Gilmer has first confirmed case

  • COVID-19

Gilmer County joined the ranks of Georgia counties with a confirmed case of COVID-19 (Coronavirus) on Monday.

It was recorded on the Georgia Department of Public Health website which records confirmed cases of Coronavirus in the state separated by county. It also details deaths from the virus and hospitalizations.

“I do know we have a positive, but I don’t know who or any details,” said Gilmer County Chairman Charlie Paris. “It was inevitable that we get one or more.”

He said the cases are reported by the testing agency by county of residence.

As on Monday night, the state reported 3,032 confirmed cases, 773 hospitalizations and 102 deaths. It equates to roughly 25 percent of confirmed cases requiring hospitalization and slightly more than 3 percent resulting in death.

Every county contiguous to Gilmer is reporting at least one case.

A week ago Georgia was reporting 1,097 confirmed cases and 38 deaths. Gilmer County had no confirmed cases according to the Georgia Department of Health.

Last week, Gilmer County commissioners issued a shelter-in-place order for the county. The cities followed the next day.

“I regret the closing,” Paris said. “I regret the restrictions. I understand how everybody feels about it. We’re in unchartered territory.”

As part of the order to shelter, nonessential businesses were asked to close and people were asked to stay home except for essential travel to work, get grocery or medicine, exercise using social distancing guidelines or an emergency.

No curfew was put in place.

“I think there has been great cooperation for the most part for the county,” Gilmer Sheriff Stacy Nicholson said. “Even for the cities, as far as my observations.”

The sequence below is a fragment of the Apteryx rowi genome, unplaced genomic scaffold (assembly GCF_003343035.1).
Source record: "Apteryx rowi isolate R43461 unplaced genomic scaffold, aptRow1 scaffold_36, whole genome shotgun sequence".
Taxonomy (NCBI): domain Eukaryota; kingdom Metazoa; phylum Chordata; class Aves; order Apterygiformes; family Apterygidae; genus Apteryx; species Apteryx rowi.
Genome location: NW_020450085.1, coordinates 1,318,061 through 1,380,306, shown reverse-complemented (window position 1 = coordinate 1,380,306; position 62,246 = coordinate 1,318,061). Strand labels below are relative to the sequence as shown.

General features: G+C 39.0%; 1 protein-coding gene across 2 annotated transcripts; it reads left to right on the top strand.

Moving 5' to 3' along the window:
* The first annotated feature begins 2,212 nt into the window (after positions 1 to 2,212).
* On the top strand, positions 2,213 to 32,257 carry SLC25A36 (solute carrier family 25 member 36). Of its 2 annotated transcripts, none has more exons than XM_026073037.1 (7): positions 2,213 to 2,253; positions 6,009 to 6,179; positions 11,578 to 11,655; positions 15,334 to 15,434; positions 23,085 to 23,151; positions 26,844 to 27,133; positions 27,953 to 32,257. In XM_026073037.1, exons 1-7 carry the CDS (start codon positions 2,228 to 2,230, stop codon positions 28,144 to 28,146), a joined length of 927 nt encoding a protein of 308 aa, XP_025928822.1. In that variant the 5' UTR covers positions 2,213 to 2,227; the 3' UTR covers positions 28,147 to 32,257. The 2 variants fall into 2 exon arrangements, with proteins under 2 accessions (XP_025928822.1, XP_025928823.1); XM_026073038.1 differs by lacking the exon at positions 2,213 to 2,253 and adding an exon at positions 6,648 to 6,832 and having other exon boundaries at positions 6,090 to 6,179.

Last weekend he observed people out and doing things allowed under the shelter order.

“Problem is, there are a great amount of folks still out there doing things,” he said. “[Authorities] are telling people to stay in unless you need to get out.”

Many people are out just to be out, he said.

Paris said there is talk of extending some of the restrictions.

“The parts that need to be changed first is we are getting a lot of day visitors,” he said.

In one case several cars tore down a barricade at River Park. In another, there was supposed to be a big party planned by some younger people at a local campground.

“I just don’t see respect for Gilmer County from the people coming in from outside,” Paris said.

There are complaints individuals are still renting to people through online rental services, he said.

One point of the order was to keep people from larger counties with more cases from coming to Gilmer County.

Nicholson said the county relies on tourism, but it needs to be on hold.

“We need folks to not come here for a little while,” he said.

Closing River Park was a tough decision. Paris said people need a place to walk, but the majority of people who use the trail were high risk.

As for the playground, county employees were spending four hours a day sanitizing the equipment. After a few minutes of play, it would be necessary to sanitize everything again.

“It was a dangerous situation I think,” Paris said.

Nicholson said Gilmer County residents need to take care of the necessities, including exercising for their mental and physical health.

“It is not time for people to freak out,” he said.

But, he said, it is time to stay home unless you need to be out.